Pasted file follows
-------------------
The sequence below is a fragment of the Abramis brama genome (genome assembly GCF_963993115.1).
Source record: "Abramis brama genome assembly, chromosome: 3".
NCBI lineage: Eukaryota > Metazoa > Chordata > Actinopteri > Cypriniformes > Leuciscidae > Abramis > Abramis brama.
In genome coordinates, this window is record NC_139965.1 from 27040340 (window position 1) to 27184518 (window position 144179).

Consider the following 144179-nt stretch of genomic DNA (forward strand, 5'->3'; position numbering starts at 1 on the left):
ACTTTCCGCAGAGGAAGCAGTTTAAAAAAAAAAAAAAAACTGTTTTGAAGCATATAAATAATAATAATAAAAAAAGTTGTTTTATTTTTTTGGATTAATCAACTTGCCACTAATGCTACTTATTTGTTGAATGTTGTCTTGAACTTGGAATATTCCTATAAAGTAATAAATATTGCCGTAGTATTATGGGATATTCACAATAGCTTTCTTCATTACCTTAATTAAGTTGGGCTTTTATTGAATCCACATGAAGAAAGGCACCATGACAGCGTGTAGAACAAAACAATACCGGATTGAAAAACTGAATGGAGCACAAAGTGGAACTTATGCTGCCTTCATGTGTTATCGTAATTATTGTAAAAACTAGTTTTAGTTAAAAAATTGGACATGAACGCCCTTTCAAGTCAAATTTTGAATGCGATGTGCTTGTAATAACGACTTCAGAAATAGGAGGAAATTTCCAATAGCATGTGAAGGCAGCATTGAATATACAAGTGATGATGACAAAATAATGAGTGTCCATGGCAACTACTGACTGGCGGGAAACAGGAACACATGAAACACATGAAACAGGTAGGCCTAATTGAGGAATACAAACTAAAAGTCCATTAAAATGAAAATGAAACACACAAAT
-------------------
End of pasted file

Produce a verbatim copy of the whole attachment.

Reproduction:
The sequence below is a fragment of the Abramis brama genome (genome assembly GCF_963993115.1).
Source record: "Abramis brama genome assembly, chromosome: 3".
NCBI lineage: Eukaryota > Metazoa > Chordata > Actinopteri > Cypriniformes > Leuciscidae > Abramis > Abramis brama.
In genome coordinates, this window is record NC_139965.1 from 27040340 (window position 1) to 27184518 (window position 144179).

Consider the following 144179-nt stretch of genomic DNA (forward strand, 5'->3'; position numbering starts at 1 on the left):
ACTTTCCGCAGAGGAAGCAGTTTAAAAAAAAAAAAAAAACTGTTTTGAAGCATATAAATAATAATAATAAAAAAAGTTGTTTTATTTTTTTGGATTAATCAACTTGCCACTAATGCTACTTATTTGTTGAATGTTGTCTTGAACTTGGAATATTCCTATAAAGTAATAAATATTGCCGTAGTATTATGGGATATTCACAATAGCTTTCTTCATTACCTTAATTAAGTTGGGCTTTTATTGAATCCACATGAAGAAAGGCACCATGACAGCGTGTAGAACAAAACAATACCGGATTGAAAAACTGAATGGAGCACAAAGTGGAACTTATGCTGCCTTCATGTGTTATCGTAATTATTGTAAAAACTAGTTTTAGTTAAAAAATTGGACATGAACGCCCTTTCAAGTCAAATTTTGAATGCGATGTGCTTGTAATAACGACTTCAGAAATAGGAGGAAATTTCCAATAGCATGTGAAGGCAGCATTGAATATACAAGTGATGATGACAAAATAATGAGTGTCCATGGCAACTACTGACTGGCGGGAAACAGGAACACATGAAACACATGAAACAGGTAGGCCTAATTGAGGAATACAAACTAAAAGTCCATTAAAATGAAAATGAAACACACAAAT